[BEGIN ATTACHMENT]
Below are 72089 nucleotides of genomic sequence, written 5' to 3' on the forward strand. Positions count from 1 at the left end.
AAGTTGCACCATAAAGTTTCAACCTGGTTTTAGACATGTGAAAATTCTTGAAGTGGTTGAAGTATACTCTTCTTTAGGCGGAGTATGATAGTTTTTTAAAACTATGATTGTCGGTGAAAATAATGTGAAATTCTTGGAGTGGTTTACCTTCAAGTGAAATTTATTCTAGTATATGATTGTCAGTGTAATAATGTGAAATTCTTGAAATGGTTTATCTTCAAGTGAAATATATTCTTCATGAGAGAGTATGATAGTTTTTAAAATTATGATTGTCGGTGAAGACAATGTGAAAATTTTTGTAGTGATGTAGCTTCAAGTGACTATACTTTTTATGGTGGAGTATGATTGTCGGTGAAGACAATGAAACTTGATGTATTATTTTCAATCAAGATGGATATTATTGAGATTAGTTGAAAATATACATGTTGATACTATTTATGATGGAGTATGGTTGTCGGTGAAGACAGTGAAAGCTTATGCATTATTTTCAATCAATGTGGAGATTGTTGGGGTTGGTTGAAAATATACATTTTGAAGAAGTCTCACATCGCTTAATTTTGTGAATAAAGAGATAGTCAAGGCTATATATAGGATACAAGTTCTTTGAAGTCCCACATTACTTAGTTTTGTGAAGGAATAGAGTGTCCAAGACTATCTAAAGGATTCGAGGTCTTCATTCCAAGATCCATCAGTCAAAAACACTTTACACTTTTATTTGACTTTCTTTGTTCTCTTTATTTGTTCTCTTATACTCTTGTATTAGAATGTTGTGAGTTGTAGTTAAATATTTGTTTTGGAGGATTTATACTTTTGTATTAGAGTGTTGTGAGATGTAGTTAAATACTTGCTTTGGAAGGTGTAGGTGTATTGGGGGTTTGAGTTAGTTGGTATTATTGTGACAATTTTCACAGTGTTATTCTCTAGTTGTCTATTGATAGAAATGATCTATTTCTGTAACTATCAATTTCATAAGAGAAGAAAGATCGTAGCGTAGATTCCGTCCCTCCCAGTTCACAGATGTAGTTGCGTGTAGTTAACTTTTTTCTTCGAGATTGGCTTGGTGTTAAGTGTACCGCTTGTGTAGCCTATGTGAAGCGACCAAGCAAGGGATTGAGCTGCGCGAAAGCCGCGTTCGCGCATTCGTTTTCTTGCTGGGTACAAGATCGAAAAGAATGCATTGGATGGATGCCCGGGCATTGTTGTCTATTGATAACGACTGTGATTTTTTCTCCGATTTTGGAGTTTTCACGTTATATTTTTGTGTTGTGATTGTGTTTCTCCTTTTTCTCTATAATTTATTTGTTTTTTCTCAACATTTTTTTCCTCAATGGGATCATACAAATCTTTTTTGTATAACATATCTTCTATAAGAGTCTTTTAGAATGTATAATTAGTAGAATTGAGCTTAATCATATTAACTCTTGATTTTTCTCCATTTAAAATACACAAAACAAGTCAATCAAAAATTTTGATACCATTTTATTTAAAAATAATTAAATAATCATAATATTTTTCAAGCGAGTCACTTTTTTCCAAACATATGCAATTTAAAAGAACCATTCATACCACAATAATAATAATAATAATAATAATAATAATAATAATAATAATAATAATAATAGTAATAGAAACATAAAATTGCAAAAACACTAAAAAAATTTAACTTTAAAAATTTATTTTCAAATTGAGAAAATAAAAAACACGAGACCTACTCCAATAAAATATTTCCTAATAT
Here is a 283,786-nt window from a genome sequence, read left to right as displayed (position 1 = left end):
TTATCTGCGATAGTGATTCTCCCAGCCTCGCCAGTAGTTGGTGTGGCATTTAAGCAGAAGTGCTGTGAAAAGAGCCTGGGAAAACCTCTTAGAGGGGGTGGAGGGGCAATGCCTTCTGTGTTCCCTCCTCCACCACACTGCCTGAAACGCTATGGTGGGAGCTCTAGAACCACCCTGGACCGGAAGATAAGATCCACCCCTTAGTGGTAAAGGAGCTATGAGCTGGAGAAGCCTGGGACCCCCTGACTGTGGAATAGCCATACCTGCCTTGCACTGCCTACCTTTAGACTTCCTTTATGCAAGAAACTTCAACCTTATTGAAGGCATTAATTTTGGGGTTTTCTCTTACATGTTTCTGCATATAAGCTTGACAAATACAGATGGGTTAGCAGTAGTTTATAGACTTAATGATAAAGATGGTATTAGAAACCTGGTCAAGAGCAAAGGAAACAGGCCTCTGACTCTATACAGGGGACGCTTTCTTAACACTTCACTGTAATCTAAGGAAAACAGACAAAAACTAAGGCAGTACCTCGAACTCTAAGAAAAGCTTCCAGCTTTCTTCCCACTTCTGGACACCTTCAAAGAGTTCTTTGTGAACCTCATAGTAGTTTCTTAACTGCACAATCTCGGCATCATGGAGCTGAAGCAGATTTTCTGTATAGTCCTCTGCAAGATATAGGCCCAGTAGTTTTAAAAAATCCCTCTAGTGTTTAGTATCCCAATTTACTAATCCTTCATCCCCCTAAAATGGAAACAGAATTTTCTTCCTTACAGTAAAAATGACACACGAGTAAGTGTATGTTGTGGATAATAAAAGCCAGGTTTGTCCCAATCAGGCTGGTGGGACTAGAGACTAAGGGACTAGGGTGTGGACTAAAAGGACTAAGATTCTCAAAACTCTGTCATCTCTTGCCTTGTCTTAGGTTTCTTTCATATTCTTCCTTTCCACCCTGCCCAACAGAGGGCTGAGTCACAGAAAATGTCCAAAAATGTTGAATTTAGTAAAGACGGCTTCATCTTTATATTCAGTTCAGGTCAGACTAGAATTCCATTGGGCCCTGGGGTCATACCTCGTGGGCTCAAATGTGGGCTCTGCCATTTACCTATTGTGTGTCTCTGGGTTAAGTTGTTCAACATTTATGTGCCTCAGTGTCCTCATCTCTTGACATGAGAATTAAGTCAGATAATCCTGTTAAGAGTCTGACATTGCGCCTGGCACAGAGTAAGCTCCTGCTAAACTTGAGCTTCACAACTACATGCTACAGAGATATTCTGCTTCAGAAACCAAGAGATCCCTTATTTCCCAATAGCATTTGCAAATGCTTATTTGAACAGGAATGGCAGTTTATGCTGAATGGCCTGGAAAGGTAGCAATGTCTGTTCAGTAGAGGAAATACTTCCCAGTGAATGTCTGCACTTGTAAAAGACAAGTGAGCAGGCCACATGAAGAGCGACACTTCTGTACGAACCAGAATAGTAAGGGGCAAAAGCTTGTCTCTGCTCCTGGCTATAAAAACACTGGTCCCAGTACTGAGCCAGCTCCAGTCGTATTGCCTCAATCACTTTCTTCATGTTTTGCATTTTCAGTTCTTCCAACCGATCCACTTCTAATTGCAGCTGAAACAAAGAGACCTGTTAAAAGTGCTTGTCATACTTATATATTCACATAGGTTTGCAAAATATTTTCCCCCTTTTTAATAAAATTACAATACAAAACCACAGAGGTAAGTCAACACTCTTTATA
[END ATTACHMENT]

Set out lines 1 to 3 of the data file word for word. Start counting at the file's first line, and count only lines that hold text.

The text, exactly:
Below are 72089 nucleotides of genomic sequence, written 5' to 3' on the forward strand. Positions count from 1 at the left end.
AAGTTGCACCATAAAGTTTCAACCTGGTTTTAGACATGTGAAAATTCTTGAAGTGGTTGAAGTATACTCTTCTTTAGGCGGAGTATGATAGTTTTTTAAAACTATGATTGTCGGTGAAAATAATGTGAAATTCTTGGAGTGGTTTACCTTCAAGTGAAATTTATTCTAGTATATGATTGTCAGTGTAATAATGTGAAATTCTTGAAATGGTTTATCTTCAAGTGAAATATATTCTTCATGAGAGAGTATGATAGTTTTTAAAATTATGATTGTCGGTGAAGACAATGTGAAAATTTTTGTAGTGATGTAGCTTCAAGTGACTATACTTTTTATGGTGGAGTATGATTGTCGGTGAAGACAATGAAACTTGATGTATTATTTTCAATCAAGATGGATATTATTGAGATTAGTTGAAAATATACATGTTGATACTATTTATGATGGAGTATGGTTGTCGGTGAAGACAGTGAAAGCTTATGCATTATTTTCAATCAATGTGGAGATTGTTGGGGTTGGTTGAAAATATACATTTTGAAGAAGTCTCACATCGCTTAATTTTGTGAATAAAGAGATAGTCAAGGCTATATATAGGATACAAGTTCTTTGAAGTCCCACATTACTTAGTTTTGTGAAGGAATAGAGTGTCCAAGACTATCTAAAGGATTCGAGGTCTTCATTCCAAGATCCATCAGTCAAAAACACTTTACACTTTTATTTGACTTTCTTTGTTCTCTTTATTTGTTCTCTTATACTCTTGTATTAGAATGTTGTGAGTTGTAGTTAAATATTTGTTTTGGAGGATTTATACTTTTGTATTAGAGTGTTGTGAGATGTAGTTAAATACTTGCTTTGGAAGGTGTAGGTGTATTGGGGGTTTGAGTTAGTTGGTATTATTGTGACAATTTTCACAGTGTTATTCTCTAGTTGTCTATTGATAGAAATGATCTATTTCTGTAACTATCAATTTCATAAGAGAAGAAAGATCGTAGCGTAGATTCCGTCCCTCCCAGTTCACAGATGTAGTTGCGTGTAGTTAACTTTTTTCTTCGAGATTGGCTTGGTGTTAAGTGTACCGCTTGTGTAGCCTATGTGAAGCGACCAAGCAAGGGATTGAGCTGCGCGAAAGCCGCGTTCGCGCATTCGTTTTCTTGCTGGGTACAAGATCGAAAAGAATGCATTGGATGGATGCCCGGGCATTGTTGTCTATTGATAACGACTGTGATTTTTTCTCCGATTTTGGAGTTTTCACGTTATATTTTTGTGTTGTGATTGTGTTTCTCCTTTTTCTCTATAATTTATTTGTTTTTTCTCAACATTTTTTTCCTCAATGGGATCATACAAATCTTTTTTGTATAACATATCTTCTATAAGAGTCTTTTAGAATGTATAATTAGTAGAATTGAGCTTAATCATATTAACTCTTGATTTTTCTCCATTTAAAATACACAAAACAAGTCAATCAAAAATTTTGATACCATTTTATTTAAAAATAATTAAATAATCATAATATTTTTCAAGCGAGTCACTTTTTTCCAAACATATGCAATTTAAAAGAACCATTCATACCACAATAATAATAATAATAATAATAATAATAATAATAATAATAATAATAATAATAGTAATAGAAACATAAAATTGCAAAAACACTAAAAAAATTTAACTTTAAAAATTTATTTTCAAATTGAGAAAATAAAAAACACGAGACCTACTCCAATAAAATATTTCCTAATAT
Here is a 283,786-nt window from a genome sequence, read left to right as displayed (position 1 = left end):